How cool would it be if a global cell phone signal from a single provider could follow users wherever they go, rather than requiring them to select different carriers and different experiences.
This thought was one that permeated the thinking behind a survey of airline passengers by Honeywell (NYSE: HON) that revealed more than increased frustration with current in-flight, WiFi offerings, when compared to the company’s study that was conducted in 2014. Nearly 3 of 4 passengers are ready to switch airlines today to have access to a faster and more reliable WiFi connection. In addition, out of more than 1,000 American travelers polled, annoyance is growing, with just 22 percent reporting their in-flight Wi-Fi to be extremely reliable over the past 12 months, a dip from 27 percent in 2014.
Travelers have made it quite clear they expect consistent, faster in-flight connections, and this survey reveals three key reasons why airlines must act quickly to deliver this service or risk losing business.
Passengers expect a reliable connection to stay in touch with their friends and family, to get work done or be entertained when they travel. If that means selecting another airline over their preferred choice, such will be done. More than 1 in 5 (21 percent) have already abandoned their preferred airline for an option with better in-flight WiFi (up from 17 percent in 2014). In-flight service is clearly top of mind for passengers and impacts the way more than two-thirds (68 percent) of travelers book their flights.
With the rise in personal electronic devices, consumers expect reliable connectivity anywhere, including while in flight. Six in 10 (60 percent) travelers surveyed say they would most likely feel disappointed or frustrated if they got on a plane that did not have in-flight WiFi. Even more, 84 percent of travelers, say they want to have an experience that is identical to what they experience at home or in the office. Most travelers find it essential to experience a reliable connection throughout their entire flight anywhere in the world (90 percent), and a connection that is fast enough to stream audio or video from sites leading sites.
U.S. millennials—those born between 1982 and 1998—represent the most connected generation that took part in this survey. They are the first full generation to grow up in the digital age with news, entertainment, commerce and social networks at their fingertips. If airlines want to earn the business and loyalty of one of the largest consumer segments, they must offer the best global in-flight WiFi service.
More millennials than older generations (73 percent versus 63 percent) say WiFi availability impacts the flights they book. As they value a connected experience more than older generations, more millennials find must have fast speed to stream content (89 percent versus 77 percent) and more than 1 in 4 have switched from their preferred airline to an airline with better in-flight WiFi options (27 percent versus 15 percent).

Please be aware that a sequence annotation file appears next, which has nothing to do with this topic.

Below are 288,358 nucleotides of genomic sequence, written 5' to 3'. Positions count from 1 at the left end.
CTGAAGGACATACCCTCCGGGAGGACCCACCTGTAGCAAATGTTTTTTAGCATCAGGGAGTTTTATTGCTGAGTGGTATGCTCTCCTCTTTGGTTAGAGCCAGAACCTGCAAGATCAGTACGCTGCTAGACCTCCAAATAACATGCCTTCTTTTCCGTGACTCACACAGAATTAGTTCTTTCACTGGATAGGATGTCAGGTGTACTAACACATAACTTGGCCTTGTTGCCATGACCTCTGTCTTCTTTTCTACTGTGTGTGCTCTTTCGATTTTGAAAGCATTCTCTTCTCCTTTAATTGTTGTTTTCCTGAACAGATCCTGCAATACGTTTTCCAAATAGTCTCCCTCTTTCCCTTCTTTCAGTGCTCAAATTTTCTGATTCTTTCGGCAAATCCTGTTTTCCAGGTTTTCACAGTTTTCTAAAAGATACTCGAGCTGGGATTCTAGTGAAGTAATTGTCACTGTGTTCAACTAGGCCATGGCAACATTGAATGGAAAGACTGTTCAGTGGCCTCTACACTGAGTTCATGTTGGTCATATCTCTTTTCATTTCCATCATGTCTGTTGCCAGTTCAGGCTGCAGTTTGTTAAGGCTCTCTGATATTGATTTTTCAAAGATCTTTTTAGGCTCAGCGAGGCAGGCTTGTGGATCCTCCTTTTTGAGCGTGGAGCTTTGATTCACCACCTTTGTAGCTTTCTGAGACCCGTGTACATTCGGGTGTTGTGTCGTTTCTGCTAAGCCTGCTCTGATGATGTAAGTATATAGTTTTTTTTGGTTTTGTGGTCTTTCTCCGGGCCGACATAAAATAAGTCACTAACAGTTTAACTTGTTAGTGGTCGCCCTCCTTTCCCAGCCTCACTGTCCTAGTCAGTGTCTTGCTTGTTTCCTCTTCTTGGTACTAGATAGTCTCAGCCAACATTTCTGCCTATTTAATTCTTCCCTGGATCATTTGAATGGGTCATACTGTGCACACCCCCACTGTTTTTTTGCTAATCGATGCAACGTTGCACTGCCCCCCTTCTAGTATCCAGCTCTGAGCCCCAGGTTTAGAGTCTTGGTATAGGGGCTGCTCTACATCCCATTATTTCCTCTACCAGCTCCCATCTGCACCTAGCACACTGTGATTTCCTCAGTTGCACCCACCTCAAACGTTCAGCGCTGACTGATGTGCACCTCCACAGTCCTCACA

This is where GX Aviation makes comes into WiFi play—one service provider, one experience, no matter where the user is located. According to Honeywell, this is the first high-speed wireless broadband service to span the world and is the only solution for airlines currently available to provide a constant, high-speed connectivity signal that follows airplanes and passengers flying anywhere in the world. GX Aviation is powered by Honeywell’s JetWave onboard hardware and Inmarsat’s Global Xpress Ka-band satellite network.
According to Carl Esposito, Vice President, Marketing and Product Management, Honeywell Aerospace, passengers are quite serious about obtaining the best in-flight WiFi experience possible. To avoid losing passengers and revenue, airlines need a connectivity service that are reliable all the time—and that service is available now. Honeywell has worked with Inmarsat to offer GX Aviation to afford passengers reliable in-flight WiFi, anywhere they fly.
The Honeywell Aerospace Connectivity 2016 Survey was conducted by Kelton Global between April 11â€’20, 2016, among 1,008 Americans ages 18 and over who have used in-flight Wi-Fi in the last 12 months, using an e-mail invitation and an online survey. Results of any sample are subject to sampling variation. The magnitude of the variation is measurable and is affected by the number of interviews and the level of the percentages expressing the results. In this particular study, the chances are 95 in 100 that a survey result does not vary, plus or minus, by more than 3.1 percentage points from the result that would be obtained if interviews had been conducted with all personas in the universe represented by the sample. The margin of error for any subgroups will be slightly higher.